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Documentary Filmmaker Gustavo Gamou: ‘All of My Shoots Have Been Punk Rock’

“The Return of the Dead” (El Regreso del Muerto) takes a hard-hitting look at another facet of Mexico’s destructive drug war. Filmed over three years, Gustavo Gamou’s documentary has its world premiere at the 2014 Los Cabos Film Festival. The film, which won recognition in the Work in Progress section of last year’s edition, examines Don Resendo, a former hitman now nearing death, awash in alcoholism and remorse in a shanty hotel in Tijuana. Variety spoke to Gamou about the documentary.

Q: A year after having won important recognition at Los Cabos, you are back in the competition. How do you see the Los Cabos Film Festival among the other Mexican festivals?

A: We feel that even though the Los Cabos Festival is very young, it has managed to achieve a very interesting maturity. We decided to premiere there because you have in attendance (festival) programmers and an industry delegation unlike anywhere in Mexico. In addition, the festival feels very fresh compared to other festivals in the country.

Q: You are aware of the horrible crimes that Resendo and others in the doc committed in their lives. Did you ever consider trying to seek some kind of justice for these acts?

A: No, because it would it have just been kicking a man while he’s down, and the film is about something else, it’s about remorse and feelings of guilt that definitely happen in the participation of any war. Also, the film, as we were filming it, slowly became a kind of confessional for the protagonist, and it was also turning into a film about redemption in the release of the main character’s pain.

Q: Do you plan to make another documentary, or are you thinking of a fiction project next? Do you have anything in the pipeline?

A: I have plans to film three more documentaries, and I’m not ruling out doing another fiction. But so far, there hasn’t been the possibility of being able to work so comfortably that I can sit down and plan a fiction (project) and get it going. All of my shoots have been punk rock.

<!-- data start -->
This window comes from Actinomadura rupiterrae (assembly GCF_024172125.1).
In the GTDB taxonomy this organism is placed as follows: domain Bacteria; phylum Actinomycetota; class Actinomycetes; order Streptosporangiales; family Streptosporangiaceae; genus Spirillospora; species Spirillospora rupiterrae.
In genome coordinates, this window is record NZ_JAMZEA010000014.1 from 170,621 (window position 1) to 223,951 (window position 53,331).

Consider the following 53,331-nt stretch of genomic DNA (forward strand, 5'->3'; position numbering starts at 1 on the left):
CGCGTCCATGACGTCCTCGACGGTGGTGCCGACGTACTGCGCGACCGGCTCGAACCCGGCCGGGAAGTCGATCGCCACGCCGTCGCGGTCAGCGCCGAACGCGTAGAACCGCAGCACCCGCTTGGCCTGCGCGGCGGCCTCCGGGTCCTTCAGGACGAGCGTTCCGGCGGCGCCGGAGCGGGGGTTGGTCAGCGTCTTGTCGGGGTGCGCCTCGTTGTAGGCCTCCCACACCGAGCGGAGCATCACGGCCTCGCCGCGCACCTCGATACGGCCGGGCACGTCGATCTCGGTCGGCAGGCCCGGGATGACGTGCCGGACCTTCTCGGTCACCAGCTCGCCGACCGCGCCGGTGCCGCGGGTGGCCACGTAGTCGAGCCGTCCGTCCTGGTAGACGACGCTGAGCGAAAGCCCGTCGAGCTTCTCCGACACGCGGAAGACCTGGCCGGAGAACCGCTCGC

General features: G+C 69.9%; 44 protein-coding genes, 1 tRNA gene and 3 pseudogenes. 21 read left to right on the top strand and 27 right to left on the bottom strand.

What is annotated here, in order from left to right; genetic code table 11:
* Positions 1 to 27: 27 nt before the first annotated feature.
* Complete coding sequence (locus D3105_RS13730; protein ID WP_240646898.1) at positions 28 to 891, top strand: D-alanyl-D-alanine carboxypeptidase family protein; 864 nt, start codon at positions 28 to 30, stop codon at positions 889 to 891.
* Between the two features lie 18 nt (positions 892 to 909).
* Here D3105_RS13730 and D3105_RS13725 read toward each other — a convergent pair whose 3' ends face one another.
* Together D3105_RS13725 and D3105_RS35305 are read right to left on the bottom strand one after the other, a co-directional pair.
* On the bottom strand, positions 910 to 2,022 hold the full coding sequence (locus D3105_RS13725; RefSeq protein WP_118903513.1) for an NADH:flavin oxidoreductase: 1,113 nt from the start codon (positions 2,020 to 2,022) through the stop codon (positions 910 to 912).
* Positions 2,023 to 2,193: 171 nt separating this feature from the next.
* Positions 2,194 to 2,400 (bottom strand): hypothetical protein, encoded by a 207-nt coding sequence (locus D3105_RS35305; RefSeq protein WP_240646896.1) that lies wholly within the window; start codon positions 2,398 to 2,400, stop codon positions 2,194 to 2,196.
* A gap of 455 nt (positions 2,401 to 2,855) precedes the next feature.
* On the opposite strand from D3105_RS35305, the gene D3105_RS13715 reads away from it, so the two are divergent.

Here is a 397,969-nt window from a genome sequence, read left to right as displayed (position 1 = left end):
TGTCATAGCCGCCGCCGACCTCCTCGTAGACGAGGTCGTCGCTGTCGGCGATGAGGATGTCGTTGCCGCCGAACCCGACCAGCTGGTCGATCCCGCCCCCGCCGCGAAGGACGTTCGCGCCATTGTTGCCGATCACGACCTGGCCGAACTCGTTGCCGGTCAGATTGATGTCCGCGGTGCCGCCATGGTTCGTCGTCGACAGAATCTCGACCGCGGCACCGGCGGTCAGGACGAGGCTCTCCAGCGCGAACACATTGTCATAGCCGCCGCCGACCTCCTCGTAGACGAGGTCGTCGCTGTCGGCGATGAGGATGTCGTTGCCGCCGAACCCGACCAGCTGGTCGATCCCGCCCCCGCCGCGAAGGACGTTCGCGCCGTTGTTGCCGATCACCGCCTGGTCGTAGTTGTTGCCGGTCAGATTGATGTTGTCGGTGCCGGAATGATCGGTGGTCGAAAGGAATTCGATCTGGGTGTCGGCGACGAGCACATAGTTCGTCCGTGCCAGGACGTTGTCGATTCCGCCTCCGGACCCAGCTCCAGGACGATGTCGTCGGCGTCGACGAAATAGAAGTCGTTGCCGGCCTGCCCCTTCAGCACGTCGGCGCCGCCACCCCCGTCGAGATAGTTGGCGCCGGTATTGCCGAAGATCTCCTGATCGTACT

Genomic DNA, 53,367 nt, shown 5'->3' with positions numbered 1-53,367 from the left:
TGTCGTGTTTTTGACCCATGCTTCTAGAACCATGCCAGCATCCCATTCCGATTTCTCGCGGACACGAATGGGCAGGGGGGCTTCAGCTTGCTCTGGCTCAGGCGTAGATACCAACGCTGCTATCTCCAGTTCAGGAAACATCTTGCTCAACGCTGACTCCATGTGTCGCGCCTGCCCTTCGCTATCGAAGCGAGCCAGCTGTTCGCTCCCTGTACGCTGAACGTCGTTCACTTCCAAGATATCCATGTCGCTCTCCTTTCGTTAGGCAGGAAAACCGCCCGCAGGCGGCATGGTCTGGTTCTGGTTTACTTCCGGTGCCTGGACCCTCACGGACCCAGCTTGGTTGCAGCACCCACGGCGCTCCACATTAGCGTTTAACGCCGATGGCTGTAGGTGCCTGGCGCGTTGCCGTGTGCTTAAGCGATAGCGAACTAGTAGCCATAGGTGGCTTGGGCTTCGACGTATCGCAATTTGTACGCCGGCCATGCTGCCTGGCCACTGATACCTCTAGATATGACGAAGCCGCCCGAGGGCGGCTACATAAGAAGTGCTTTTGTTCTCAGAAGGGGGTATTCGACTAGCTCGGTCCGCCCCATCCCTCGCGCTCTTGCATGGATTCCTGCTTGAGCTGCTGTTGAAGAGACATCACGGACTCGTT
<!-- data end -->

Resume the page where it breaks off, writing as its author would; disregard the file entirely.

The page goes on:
Q: The film comes out at a difficult moment for Mexico, specifically related to violence and impunity. What do you think about this in light of your experiences making the documentary?

A: I think that war and the disregard for life are present everywhere on the planet. Maybe (it’s) because the planet and governments have other plans, and maybe it’s more about how people need more education and perhaps see life in another way. (It’s) because money has become a goal, not a means.

In the case of my movie, violence stems from a lack of money and a lack of opportunities, from the people who leave prison and have nothing. And, after having spent 20 years living in hell and then leaving and having nothing, I think a person becomes open to be capable of doing the worst.

Q: Do you think that films like “El Regreso” could help bring about important changes in Mexico or is it just a reflection on the lives of many today?

A: It’s just a reflection.

Q: The footage changes as it progresses throughout the three year shoot, going to from black and white for example to color.  How did the project begin? how did it grow over time?

A: The project was born a bit by chance. I didn’t go looking to speak to him. The protagonist and I just crossed paths, and that was the birth of the story.

Up to now, all the films I’ve shot have been about people I run into casually.

And (this film) improved, because there was a moment where I was really adrift and didn’t know how I would finish it. And, little by little, old friends began coming together to help me finish this film.

I worked for a long time with Octavio Sierra, putting together the storyline, then my producers Elisa Miller and Alejandro Duran appeared. Then, once we were exhausted with trying to work out the story, Yibran Asuad showed up, who helped the film grow a lot, not only because he is a great editor with many flight hours logged, but also with the general decisionmaking that went to expanding the film.

Q: The way events play out through the course of a documentary are important. And, sometimes it seems incredible that they just happened by chance – such as the conversation with Resendo and his friend about death just before this friend dies. I am sure you have a mountain of footage.

A: It was not luck, neither good nor bad. It was perseverance and a lot of work, spending a lot of time in the places where this story develops.

Q: What do you want spectators to take away from this work?

A: I just want them to reflect on war and death.

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